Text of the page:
We are living and working in the time of COVID-19. We are living with changes to our personal lives that are now considered the "new normal." The phrase “new normal” is now as normal as getting up in the morning and having a cup of coffee or tea.
As a PA with 27 years behind me, I can only be incredibly grateful to all of the MD and PA colleagues who contributed to my training in the past, and continue to contribute to my learning today. Of course, most memorable is the on-site, hands-on training I experienced in various hospitals and clinics. This kind of training is irreplaceable for students in the various health field programs.
Before COVID-19, if you were to walk onto any teaching hospital unit, chances are you would see students from many domains of the health care world who are hoping to complete and succeed in their respective health care programs. There were times when I would complain silently to myself because I would see students standing around the nursing station counter, seemingly doing nothing. Those were eyebrow-raising moments for me. Where was their instructor? Why didn’t they have a task? I wondered if they were getting the best training we had to offer.
Now my eyebrows are raised for a much different reason. There are no students. They are no longer receiving hands-on training. These days, as I go about my rounds to see my patients on ICUs and medical, surgical, and telemetry units, there are no students anxiously going about trying to complete their assigned patient tasks.
It is easy to pay little attention to students if we are not actively involved in their training at a given moment. But subconsciously, when we see students, we acknowledge and appreciate that they are the future. They must carry the administration of health care to future patients. We — the already licensed, experienced, and paid health care workers — must be the ones to teach them. Due to this pandemic, many hospitals, urgent care centers, doctors' offices, clinics, and programs, have cancelled on-site teaching, thus delaying much needed instruction and graduation for many students.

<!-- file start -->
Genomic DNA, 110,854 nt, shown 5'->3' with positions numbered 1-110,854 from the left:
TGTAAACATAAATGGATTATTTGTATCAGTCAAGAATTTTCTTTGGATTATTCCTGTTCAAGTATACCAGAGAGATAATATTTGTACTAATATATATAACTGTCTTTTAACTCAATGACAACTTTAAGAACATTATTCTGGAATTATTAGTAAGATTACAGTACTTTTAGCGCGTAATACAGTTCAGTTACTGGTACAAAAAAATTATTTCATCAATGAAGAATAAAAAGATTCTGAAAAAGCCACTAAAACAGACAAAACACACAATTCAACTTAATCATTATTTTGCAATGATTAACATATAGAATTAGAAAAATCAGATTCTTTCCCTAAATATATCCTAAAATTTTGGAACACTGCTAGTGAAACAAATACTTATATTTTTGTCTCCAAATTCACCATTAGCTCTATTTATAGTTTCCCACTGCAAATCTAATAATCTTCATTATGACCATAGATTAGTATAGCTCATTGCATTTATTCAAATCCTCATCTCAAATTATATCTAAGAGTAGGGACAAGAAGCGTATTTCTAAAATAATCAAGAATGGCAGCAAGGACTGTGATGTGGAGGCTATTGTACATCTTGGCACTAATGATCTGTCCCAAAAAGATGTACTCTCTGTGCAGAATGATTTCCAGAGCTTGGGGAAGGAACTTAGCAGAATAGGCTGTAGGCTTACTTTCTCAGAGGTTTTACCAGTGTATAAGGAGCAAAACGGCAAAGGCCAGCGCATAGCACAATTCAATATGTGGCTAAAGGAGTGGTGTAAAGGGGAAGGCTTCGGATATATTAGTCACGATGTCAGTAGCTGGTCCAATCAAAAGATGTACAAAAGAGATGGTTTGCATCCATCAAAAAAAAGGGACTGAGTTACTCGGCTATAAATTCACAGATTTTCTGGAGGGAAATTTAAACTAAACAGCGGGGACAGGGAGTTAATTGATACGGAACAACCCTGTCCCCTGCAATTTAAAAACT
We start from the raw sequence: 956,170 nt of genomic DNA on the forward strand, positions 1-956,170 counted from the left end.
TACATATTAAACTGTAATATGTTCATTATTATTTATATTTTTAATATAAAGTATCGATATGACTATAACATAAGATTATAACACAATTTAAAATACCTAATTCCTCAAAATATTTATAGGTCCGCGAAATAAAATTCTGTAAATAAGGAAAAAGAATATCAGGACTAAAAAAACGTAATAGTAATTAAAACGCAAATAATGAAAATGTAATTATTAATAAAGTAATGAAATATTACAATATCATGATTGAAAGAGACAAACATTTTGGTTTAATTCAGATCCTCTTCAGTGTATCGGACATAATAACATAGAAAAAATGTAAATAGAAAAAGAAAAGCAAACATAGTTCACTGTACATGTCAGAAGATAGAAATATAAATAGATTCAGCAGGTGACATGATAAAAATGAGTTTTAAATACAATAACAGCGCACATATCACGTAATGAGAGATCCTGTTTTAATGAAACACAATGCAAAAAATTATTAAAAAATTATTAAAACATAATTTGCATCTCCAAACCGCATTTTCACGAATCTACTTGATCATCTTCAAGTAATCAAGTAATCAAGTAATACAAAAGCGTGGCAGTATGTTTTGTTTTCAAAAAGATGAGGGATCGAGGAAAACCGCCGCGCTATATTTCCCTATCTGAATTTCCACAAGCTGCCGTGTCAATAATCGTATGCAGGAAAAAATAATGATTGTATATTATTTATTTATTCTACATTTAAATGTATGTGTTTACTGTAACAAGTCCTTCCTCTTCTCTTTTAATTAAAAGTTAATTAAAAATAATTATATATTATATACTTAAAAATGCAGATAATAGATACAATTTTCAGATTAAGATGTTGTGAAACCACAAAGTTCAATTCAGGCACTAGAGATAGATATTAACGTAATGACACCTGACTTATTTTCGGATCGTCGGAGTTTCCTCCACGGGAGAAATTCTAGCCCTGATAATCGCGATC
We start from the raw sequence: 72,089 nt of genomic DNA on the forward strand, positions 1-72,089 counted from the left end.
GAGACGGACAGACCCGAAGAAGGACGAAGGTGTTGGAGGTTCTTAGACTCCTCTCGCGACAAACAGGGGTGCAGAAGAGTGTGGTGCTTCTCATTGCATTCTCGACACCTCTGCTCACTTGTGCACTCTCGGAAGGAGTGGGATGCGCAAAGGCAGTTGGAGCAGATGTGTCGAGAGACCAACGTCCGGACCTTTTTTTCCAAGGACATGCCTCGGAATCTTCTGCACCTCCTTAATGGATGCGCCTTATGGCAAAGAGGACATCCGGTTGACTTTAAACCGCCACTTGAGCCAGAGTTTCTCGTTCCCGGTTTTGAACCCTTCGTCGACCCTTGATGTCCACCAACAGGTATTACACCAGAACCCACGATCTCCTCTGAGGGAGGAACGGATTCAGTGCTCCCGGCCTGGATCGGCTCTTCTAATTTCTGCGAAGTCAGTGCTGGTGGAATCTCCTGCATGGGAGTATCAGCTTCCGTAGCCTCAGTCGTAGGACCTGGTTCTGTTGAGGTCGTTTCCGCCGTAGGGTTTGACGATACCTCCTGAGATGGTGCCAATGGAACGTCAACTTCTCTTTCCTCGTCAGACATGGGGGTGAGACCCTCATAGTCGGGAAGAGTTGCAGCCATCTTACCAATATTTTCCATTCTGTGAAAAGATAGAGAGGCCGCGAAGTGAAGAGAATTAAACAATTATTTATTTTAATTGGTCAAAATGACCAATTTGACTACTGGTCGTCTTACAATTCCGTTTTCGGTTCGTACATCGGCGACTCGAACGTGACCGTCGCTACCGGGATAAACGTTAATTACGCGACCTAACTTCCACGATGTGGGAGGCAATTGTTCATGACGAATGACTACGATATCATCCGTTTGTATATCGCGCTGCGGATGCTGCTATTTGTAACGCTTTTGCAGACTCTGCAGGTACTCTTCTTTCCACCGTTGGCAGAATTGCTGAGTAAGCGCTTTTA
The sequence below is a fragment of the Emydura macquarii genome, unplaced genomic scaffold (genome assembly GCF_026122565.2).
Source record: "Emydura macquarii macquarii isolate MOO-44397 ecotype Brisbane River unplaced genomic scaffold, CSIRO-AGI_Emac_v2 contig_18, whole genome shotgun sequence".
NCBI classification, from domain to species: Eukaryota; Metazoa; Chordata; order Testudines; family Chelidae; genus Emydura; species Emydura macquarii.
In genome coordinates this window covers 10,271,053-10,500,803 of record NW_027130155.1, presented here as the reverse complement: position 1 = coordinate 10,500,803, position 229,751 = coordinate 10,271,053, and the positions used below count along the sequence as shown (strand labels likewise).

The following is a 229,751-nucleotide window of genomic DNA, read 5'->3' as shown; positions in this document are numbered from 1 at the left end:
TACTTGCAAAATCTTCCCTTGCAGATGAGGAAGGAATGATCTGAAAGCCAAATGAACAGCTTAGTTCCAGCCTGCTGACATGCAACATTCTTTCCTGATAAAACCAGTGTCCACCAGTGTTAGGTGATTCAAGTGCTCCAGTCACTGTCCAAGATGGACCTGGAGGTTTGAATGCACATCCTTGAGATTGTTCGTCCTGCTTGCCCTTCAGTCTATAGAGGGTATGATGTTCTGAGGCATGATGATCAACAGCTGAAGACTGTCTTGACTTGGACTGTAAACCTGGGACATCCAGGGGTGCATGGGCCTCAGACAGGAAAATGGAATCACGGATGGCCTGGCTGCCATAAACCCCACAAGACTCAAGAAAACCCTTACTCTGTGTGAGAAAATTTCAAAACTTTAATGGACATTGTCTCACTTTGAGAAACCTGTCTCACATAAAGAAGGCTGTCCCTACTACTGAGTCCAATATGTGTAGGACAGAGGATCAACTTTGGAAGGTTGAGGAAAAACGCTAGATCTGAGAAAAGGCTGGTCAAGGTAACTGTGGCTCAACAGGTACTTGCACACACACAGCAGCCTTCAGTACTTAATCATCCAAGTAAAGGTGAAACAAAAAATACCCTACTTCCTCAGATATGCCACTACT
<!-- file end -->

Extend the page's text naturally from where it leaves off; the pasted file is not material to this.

This pandemic has damaged the very core of health care: training new health care workers. There is fear and apprehension of possible exposure to the virus. There is despondency from seeing so many people die from the virus, and in such a short time. This has paralyzed us and the future of health care. However, we can change this.
During this time, there are added learning benefits for students. They will have front-row seats to a special level of patient care, that those before them have never witnessed. They will witness the unprecedented collaboration and teamwork between medical staff (i.e. infectious disease specialists, pulmonologists, internists, nephrologists, hematologists, and neurologists), nursing staff, respiratory therapists, and engineering and auxiliary personnel. Students will be able to see and experience their role in the fight to save as many lives as possible during this pandemic.
Hospitals, urgent care centers, doctors' offices, and clinics should safely begin to reopen their doors to students. Of course, they will need to have fewer students training per day. However, establishing a program for readmitting students into facilities for training is absolutely doable. These programs should include adequate orientation for infection control, as well as safety policies and procedures. Additionally, hands-on training must be given on the use and application of PPE. Determining how much physical interaction between the student and patient is allowed must be left up to the individual facilities. These decisions must be based on the types of physical examinations and procedures needed, and the patient’s comfort level with that interaction.
Let’s get back to the times when we — the already licensed, experienced, and paid health care workers — would interact regularly with, and train, students. The times we congratulated them on their acceptance into their programs, and their progress thus far. The times we encouraged them with sincerity to study hard and never give up. The times we wished them well in their goals of becoming licensed or certified in their chosen field.
The times when we trained.
Fellow clinicians — let’s do this. Our students and the future of health care depend on it.
Pamela Bassett is a certified PA working in Los Angeles, California. She graduated from the USC School of Medicine PA Program in 1993. Prior to becoming a PA, she worked in nursing for 18 years. Over the past 27 years as a PA, she has worked in internal medicine with a subspecialty in infectious disease. Currently, she works in private practice and is also an adjunct faculty professor at East Los Angeles Community College, instructing in health occupational courses. She is a 2020–2021 Doximity Op-Med Fellow.